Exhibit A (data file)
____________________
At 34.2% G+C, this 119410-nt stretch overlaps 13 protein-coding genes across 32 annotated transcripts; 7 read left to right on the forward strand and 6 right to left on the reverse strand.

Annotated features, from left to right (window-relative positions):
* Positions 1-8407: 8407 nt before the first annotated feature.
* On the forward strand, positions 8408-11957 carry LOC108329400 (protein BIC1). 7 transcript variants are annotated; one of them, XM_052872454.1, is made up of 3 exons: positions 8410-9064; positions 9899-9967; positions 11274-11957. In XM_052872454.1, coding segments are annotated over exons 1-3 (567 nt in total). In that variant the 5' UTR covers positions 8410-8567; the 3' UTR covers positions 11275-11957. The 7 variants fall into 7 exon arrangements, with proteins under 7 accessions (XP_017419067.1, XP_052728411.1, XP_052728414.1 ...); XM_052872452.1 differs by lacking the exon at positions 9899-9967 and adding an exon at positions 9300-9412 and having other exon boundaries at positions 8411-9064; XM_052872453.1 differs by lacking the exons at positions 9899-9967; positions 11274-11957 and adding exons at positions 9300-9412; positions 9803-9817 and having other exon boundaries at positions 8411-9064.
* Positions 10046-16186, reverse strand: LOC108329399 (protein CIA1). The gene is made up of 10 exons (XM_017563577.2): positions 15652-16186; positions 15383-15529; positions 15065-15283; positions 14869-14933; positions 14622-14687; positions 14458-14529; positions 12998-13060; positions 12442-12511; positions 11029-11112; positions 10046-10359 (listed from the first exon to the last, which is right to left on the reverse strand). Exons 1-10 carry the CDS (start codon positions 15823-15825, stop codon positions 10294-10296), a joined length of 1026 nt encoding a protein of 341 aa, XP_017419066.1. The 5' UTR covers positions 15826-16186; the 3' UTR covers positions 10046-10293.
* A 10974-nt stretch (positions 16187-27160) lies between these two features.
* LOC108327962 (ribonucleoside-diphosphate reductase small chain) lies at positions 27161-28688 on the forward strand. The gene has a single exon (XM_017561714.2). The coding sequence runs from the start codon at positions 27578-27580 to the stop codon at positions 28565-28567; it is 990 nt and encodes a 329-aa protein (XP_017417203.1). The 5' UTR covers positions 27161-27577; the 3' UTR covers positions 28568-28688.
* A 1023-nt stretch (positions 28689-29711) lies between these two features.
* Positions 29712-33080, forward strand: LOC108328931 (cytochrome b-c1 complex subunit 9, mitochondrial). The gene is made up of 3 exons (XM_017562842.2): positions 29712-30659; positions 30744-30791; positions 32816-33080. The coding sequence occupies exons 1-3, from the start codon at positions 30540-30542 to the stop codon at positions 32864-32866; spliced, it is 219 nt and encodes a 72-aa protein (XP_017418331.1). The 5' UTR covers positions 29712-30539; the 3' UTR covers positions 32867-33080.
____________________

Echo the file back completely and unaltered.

At 34.2% G+C, this 119410-nt stretch overlaps 13 protein-coding genes across 32 annotated transcripts; 7 read left to right on the forward strand and 6 right to left on the reverse strand.

Annotated features, from left to right (window-relative positions):
* Positions 1-8407: 8407 nt before the first annotated feature.
* On the forward strand, positions 8408-11957 carry LOC108329400 (protein BIC1). 7 transcript variants are annotated; one of them, XM_052872454.1, is made up of 3 exons: positions 8410-9064; positions 9899-9967; positions 11274-11957. In XM_052872454.1, coding segments are annotated over exons 1-3 (567 nt in total). In that variant the 5' UTR covers positions 8410-8567; the 3' UTR covers positions 11275-11957. The 7 variants fall into 7 exon arrangements, with proteins under 7 accessions (XP_017419067.1, XP_052728411.1, XP_052728414.1 ...); XM_052872452.1 differs by lacking the exon at positions 9899-9967 and adding an exon at positions 9300-9412 and having other exon boundaries at positions 8411-9064; XM_052872453.1 differs by lacking the exons at positions 9899-9967; positions 11274-11957 and adding exons at positions 9300-9412; positions 9803-9817 and having other exon boundaries at positions 8411-9064.
* Positions 10046-16186, reverse strand: LOC108329399 (protein CIA1). The gene is made up of 10 exons (XM_017563577.2): positions 15652-16186; positions 15383-15529; positions 15065-15283; positions 14869-14933; positions 14622-14687; positions 14458-14529; positions 12998-13060; positions 12442-12511; positions 11029-11112; positions 10046-10359 (listed from the first exon to the last, which is right to left on the reverse strand). Exons 1-10 carry the CDS (start codon positions 15823-15825, stop codon positions 10294-10296), a joined length of 1026 nt encoding a protein of 341 aa, XP_017419066.1. The 5' UTR covers positions 15826-16186; the 3' UTR covers positions 10046-10293.
* A 10974-nt stretch (positions 16187-27160) lies between these two features.
* LOC108327962 (ribonucleoside-diphosphate reductase small chain) lies at positions 27161-28688 on the forward strand. The gene has a single exon (XM_017561714.2). The coding sequence runs from the start codon at positions 27578-27580 to the stop codon at positions 28565-28567; it is 990 nt and encodes a 329-aa protein (XP_017417203.1). The 5' UTR covers positions 27161-27577; the 3' UTR covers positions 28568-28688.
* A 1023-nt stretch (positions 28689-29711) lies between these two features.
* Positions 29712-33080, forward strand: LOC108328931 (cytochrome b-c1 complex subunit 9, mitochondrial). The gene is made up of 3 exons (XM_017562842.2): positions 29712-30659; positions 30744-30791; positions 32816-33080. The coding sequence occupies exons 1-3, from the start codon at positions 30540-30542 to the stop codon at positions 32864-32866; spliced, it is 219 nt and encodes a 72-aa protein (XP_017418331.1). The 5' UTR covers positions 29712-30539; the 3' UTR covers positions 32867-33080.